Wells Fargo outage has security professionals puzzled

If the problem was caused by power shutdown, why wasn't a backup activated?

Feb 8, 2019 @ 2:40 pm

By Ryan W. Neal

Wells Fargo is still experiencing some service outages a full day after an issue at one of the bank's facilities took much of the bank offline, including its website, mobile app, ATMs, credit and debit cards, and internal systems used by tellers.

As of Thursday night, Wells Fargo's ATM service had been restored, bank branches were operational after being shut out of the system, and customers were once again able to make purchases with credit and debit cards. Mobile and online banking were back up, but some features, such as the ability to check credit card and mortgage balances, remained unavailable. The contact center was also restored, but Wells Fargo cautioned that customers using the phone system may have unusually long wait times.

The Wells Fargo Advisors website appears to have remained active throughout the incident, causing no disruption to Wells Fargo brokers or their clients.

"We continue to work on restoring all our services as soon as possible, and encourage customers to contact us if they have questions or concerns," the company said in a statement Thursday.

The cause of the service outage was "a power shutdown at one of our facilities, initiated after smoke was detected following routine maintenance," according to the statement. But information technology professionals say that explanation raises more questions than it answers. Of chief concern: If this was a power outage, why wasn't a backup activated immediately?

Wells Fargo declined to comment beyond the official statement.

"Security engineers are looking at this cross-eyed," said Alissa Knight, a senior analyst at Aite Group's cybersecurity practice. "I don't think we're hearing everything. I don't think we're getting the full story."

Part of the concern stems from conflicting stories about what happened at a Wells Fargo data farm in Shoreview, Minn. While people claiming to work at the site reported a fire to regional news outlets, the local fire department said the fire system was triggered by dust from construction. The official Wells Fargo statement simply states that there was smoke.

However, most data centers use gas systems to suppress fires rather than water sprinklers that would ruin the electronics, Ms. Knight said. If the fire system had been activated, it still doesn't explain why the servers were powered down.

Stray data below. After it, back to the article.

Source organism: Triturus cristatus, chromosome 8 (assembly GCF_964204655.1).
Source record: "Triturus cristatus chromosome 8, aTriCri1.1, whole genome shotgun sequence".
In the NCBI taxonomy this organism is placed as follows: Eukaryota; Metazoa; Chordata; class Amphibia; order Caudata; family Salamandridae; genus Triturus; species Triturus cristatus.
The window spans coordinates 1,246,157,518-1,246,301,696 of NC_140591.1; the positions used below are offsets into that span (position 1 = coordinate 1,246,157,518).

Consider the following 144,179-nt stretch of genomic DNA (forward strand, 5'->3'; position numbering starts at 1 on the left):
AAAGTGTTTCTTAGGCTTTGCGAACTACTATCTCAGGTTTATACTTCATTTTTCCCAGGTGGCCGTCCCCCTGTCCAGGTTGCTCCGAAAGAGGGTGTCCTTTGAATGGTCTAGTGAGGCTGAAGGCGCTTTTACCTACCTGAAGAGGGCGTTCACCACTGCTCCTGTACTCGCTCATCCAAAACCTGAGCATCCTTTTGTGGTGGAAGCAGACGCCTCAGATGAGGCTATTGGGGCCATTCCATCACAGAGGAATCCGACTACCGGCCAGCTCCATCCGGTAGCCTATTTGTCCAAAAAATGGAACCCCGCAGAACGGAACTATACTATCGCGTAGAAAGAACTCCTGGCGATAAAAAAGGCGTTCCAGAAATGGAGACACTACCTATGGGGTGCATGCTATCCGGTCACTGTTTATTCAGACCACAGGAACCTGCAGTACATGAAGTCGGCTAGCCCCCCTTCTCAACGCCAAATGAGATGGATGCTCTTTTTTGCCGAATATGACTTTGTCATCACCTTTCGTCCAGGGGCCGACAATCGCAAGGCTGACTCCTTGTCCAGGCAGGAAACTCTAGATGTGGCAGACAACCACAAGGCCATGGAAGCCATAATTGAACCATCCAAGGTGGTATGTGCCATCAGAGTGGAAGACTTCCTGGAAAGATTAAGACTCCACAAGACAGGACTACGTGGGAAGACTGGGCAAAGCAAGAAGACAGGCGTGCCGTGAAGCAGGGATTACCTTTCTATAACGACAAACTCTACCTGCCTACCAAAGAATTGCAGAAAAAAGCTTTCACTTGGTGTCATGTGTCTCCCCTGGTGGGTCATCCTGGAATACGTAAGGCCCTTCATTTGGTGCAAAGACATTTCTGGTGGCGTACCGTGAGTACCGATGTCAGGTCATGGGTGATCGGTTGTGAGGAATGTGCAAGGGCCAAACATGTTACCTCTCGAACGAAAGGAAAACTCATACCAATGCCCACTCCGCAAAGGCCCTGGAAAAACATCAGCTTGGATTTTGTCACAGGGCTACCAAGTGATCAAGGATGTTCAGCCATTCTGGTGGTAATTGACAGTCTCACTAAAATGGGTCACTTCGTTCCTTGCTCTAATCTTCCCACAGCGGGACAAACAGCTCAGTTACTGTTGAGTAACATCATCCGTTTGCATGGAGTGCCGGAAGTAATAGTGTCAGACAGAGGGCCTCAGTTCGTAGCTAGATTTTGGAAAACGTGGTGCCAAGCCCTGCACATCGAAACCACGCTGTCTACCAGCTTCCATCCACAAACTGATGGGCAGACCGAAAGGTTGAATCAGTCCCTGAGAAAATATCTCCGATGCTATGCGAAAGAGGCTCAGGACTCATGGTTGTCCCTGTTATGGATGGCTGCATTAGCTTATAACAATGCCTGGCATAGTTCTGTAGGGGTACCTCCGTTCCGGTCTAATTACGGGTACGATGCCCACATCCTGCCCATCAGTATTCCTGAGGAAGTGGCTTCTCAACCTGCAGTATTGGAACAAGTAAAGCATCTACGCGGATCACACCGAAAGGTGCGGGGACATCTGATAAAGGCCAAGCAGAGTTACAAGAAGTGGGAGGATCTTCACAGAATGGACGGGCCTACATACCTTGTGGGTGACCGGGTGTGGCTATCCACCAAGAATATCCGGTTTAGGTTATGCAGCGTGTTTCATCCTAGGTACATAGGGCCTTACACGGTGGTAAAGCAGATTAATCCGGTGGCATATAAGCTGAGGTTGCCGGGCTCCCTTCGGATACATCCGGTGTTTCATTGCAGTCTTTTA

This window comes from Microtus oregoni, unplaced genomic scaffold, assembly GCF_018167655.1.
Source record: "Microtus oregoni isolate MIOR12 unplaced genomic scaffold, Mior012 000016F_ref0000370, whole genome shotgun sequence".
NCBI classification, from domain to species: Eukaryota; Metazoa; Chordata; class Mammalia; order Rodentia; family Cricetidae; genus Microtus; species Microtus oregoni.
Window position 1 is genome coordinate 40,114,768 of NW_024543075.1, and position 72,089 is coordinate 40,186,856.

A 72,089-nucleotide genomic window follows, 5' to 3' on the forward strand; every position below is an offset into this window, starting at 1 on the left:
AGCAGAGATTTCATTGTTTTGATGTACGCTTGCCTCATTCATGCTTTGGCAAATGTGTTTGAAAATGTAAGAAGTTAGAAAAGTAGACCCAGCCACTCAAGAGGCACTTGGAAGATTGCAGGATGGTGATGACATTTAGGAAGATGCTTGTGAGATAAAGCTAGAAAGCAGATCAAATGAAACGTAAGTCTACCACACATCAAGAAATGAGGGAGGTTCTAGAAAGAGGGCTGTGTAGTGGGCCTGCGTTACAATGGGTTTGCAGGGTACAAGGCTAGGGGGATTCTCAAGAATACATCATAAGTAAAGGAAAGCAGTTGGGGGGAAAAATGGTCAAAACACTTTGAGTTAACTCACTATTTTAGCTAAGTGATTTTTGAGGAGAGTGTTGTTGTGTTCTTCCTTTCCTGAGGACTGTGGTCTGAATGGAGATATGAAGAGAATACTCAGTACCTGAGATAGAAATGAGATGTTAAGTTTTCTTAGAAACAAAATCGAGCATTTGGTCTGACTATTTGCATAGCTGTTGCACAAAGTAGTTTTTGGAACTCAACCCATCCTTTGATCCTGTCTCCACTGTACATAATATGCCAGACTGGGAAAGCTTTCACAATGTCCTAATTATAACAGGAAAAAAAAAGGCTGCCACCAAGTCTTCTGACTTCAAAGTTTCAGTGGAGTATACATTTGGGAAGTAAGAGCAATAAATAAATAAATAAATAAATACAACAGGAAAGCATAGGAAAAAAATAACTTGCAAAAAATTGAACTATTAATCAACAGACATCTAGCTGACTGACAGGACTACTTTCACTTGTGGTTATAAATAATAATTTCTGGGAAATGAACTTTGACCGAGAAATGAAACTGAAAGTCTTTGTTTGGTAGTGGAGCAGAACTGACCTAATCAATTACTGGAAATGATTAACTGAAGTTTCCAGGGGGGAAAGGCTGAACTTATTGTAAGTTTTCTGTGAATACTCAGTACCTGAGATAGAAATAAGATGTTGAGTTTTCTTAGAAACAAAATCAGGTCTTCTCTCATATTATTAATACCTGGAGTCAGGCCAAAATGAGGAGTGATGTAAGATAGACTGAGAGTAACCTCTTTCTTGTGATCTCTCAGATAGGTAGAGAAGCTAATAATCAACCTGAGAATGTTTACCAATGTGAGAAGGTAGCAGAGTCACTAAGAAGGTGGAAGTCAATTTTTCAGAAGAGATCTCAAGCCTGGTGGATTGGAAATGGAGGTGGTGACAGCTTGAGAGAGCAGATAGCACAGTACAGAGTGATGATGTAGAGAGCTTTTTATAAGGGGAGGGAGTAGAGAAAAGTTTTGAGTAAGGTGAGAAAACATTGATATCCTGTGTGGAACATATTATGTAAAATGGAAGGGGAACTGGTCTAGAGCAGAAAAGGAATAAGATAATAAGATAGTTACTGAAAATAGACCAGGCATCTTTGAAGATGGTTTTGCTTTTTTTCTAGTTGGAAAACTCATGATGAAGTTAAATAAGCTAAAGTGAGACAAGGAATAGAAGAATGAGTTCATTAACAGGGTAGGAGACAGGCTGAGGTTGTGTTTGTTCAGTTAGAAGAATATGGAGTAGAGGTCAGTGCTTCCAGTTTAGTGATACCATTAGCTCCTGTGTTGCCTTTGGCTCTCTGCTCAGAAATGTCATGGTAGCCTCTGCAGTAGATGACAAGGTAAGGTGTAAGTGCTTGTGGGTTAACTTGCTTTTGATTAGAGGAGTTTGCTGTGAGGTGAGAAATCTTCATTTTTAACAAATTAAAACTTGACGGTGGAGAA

It also doesn't explain why backups weren't immediately turned on. The Federal Deposit Insurance Corp. recommends banks maintain a "hot failover," or a secondary location of servers that is fully active, operational and ready to take over in the event that the primary location is taken offline.

"It's puzzling to me why there were not backup systems or a failover site," Ms. Knight said.

The bank's response doesn't sound appropriate for a power outage, she added. For security professionals, it looked more like a response to malware, a data breach or other advanced threat.

On Twitter, Wells Fargo reiterated that the system disruption was the result of "a contained issue affecting one of our facilities, and not due to any cybersecurity event."

There's no reason to doubt Wells Fargo's explanation, especially considering regulations requiring financial institutions to report data breaches, Ms. Knight said. Backup systems sometimes fail, and in 2016 a fire suppression system knocked out an ING Bank data center in Romania simply because of the loud noise the system made.

(More: Crackdown showdown: Serious cybersecurity enforcement is coming in 2019, but are advisers ready?)

The bank could still be investigating the issue, but Ms. Knight said Wells Fargo hasn't yet released enough information to debunk the speculation within the IT community.

The event should also raise serious doubts about Wells Fargo's business continuity plan.

"There was no appropriate level of backup systems or servers in place," Ms. Knight said. "There is clearly not regular testing going on at Wells Fargo to make sure backups were working."

In her experience, this is unfortunately the case at many financial institutions. Companies talk a lot about cybersecurity and invest heavily in technology safeguards like firewalls and automated detection, but still ignore basic security hygiene like regular testing and holding "fire drills" to ensure protocols work.

Wells Fargo isn't the only firm nursing bruises. BlackRock recently leaked confidential sales data online, and Summit Equities paid a fine for not restricting a former broker's access to client data.

None of these incidents involved breaches by malicious hackers, but they all reveal weaknesses in the technology infrastructure of financial institutions.

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